Beau is Afraid Review:
Ari Aster, the unapologetic maestro behind the modern horror classics, Hereditary and Midsommar, is no stranger to divisiveness and bracing oddity. He’ll never be “the people’s filmmaker”, but it’s the absence of such an honour that unequivocally fuels his singular vision. Crafting experiences that unearth, and then prey on the most primal, deepest fears of man, all the while manifesting as poignant treatises on the human experience. His horror efforts immerse themselves in an abyss of trauma, utterly terrifying and daunting to undertake as they are wildly inventive and mesmerizing to behold.
While Aster’s horror classification often brazenly breaks the genre’s mold (Midsommar is a brightly lit, pastel-hued folk horror), his latest outing, Beau is Afraid is his greatest departure yet. A beautifully twisted, fairy-tale-like guilt trip that resides more in seriocomic territory but still emerges as a three-hour, nightmarish odyssey so unsettling and unnervingly intimate, audiences will be impelled into the same delirious state as its protagonist. This grim, amorphous epic about a loser’s journey to visit his overbearing mother eventually mutates into one of the most terrifying films Aster’s ever made, insane in all the best ways and so uncannily telling of our own inadequacies, it can only be seen to be believed.
The scares this time around are less creepily supernatural and more fantastically guttural, tightening its grip on the emotional baggage audiences bring with them into the theatre. It’s a deranged trek given momentum not by cause-and-effect, but through organized chaos. Shapeshifting through numerous genres and forms on a whim, continually nagging at our own insecurities until its madcap world becomes eerily familiar.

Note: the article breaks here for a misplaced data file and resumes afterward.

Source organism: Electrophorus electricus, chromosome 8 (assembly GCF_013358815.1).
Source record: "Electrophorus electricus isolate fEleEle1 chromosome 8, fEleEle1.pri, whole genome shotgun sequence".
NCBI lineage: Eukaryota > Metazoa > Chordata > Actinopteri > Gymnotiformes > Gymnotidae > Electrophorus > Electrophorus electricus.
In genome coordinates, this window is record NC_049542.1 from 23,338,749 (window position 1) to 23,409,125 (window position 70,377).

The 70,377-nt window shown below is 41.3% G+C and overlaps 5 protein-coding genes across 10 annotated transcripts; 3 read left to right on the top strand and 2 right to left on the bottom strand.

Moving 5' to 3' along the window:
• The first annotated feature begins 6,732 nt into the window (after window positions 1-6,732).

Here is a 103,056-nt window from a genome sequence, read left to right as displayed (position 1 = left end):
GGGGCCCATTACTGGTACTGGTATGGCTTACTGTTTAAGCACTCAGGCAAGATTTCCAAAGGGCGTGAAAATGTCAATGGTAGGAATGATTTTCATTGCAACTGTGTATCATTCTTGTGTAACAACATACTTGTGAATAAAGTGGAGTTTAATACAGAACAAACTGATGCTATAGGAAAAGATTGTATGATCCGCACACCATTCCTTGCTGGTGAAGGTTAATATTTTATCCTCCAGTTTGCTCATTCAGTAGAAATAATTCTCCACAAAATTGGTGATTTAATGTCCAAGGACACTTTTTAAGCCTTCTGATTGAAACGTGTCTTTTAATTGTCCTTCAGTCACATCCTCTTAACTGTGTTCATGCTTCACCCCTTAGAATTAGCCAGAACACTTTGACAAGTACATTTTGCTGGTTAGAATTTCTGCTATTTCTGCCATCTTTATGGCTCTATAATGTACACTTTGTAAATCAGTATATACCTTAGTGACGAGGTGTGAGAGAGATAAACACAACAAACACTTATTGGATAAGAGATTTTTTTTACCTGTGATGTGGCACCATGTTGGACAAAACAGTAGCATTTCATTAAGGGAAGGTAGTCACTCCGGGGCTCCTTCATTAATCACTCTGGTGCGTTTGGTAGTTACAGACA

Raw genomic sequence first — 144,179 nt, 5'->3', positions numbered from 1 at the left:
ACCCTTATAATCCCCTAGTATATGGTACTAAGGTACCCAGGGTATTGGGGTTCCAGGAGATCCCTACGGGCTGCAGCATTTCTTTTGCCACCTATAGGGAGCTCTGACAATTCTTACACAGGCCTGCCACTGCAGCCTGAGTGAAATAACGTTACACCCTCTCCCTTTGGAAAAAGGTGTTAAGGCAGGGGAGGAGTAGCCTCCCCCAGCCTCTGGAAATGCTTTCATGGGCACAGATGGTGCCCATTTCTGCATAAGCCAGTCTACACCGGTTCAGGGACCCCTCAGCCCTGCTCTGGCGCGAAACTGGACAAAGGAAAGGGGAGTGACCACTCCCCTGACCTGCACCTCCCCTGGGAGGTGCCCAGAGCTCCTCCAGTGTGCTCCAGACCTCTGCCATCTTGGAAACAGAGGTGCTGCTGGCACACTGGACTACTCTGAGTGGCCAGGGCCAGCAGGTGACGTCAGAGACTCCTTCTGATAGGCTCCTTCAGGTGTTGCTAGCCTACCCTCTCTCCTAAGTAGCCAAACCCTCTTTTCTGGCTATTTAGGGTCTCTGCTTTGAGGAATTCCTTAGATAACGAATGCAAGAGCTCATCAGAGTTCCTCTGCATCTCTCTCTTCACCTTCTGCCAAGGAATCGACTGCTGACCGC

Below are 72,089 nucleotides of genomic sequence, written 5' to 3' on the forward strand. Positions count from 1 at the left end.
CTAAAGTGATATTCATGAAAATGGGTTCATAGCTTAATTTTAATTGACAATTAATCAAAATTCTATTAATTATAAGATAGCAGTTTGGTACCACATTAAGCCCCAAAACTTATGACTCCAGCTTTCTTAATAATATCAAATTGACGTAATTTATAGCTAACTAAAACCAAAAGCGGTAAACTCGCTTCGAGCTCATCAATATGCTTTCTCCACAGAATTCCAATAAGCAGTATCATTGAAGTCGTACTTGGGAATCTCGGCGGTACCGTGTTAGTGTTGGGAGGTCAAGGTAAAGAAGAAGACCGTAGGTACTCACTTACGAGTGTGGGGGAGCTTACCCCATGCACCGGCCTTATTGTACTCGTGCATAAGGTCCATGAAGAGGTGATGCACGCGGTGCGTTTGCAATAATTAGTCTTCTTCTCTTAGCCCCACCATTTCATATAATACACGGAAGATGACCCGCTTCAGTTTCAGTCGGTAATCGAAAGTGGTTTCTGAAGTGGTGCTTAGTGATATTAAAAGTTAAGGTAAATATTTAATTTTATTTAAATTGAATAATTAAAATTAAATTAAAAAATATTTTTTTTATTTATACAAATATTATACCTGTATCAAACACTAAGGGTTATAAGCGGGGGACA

It’s an effect that is to be expected from the darkly idiosyncratic director. Imbued with a heaping sense of magical realism—that’s so warped it puts the Brothers Grimm to shame—Beau is Afraid sees Aster exploring many of the same themes but with a greater surrealist touch. His obsession with the volatile link between love and obligation, parentage and manipulation are on full display, abound with all the graceful, elegant flourishes that have since become his trademark. Yet here, another realm of extremity is uncovered, filtered through a hilariously morbid, colour book lens that feverishly expands a straightforward plot— a middle-aged virgin, Beau Wasserman (A phenomenal Joaquin Phoenix), journeys to his mother’s gilded home across a nation gone psychotic— into a mind-mutilating fantasy adventure that is best described as a Kafkaesque Wizard of Oz. A bleak, fairy-tale epic for the modern age.
Opening with a perversely magical in-utero perspective, Aster’s story literally bursts out from the dark recesses of a womb, casting its titular hero and the audience into the thresher of human existence. Each blaring wail from the newborn Beau not only pokes fun at the understatement of its title but helps us get accustomed to the existential terrors that will soon unfold. It then gives way to his life almost five decades later, where he’s a balding zeta male who is utterly terrified of the existence in front of him, carrying himself as if he’s still traumatized by the moment that commenced his tortured, guilt-ridden childhood. He’s so afraid, he barely musters the courage to answer a phone call from his mother, who he blames for his stilted demeanor in weekly meetings with his psychiatrist (Stephen McKinley Henderson).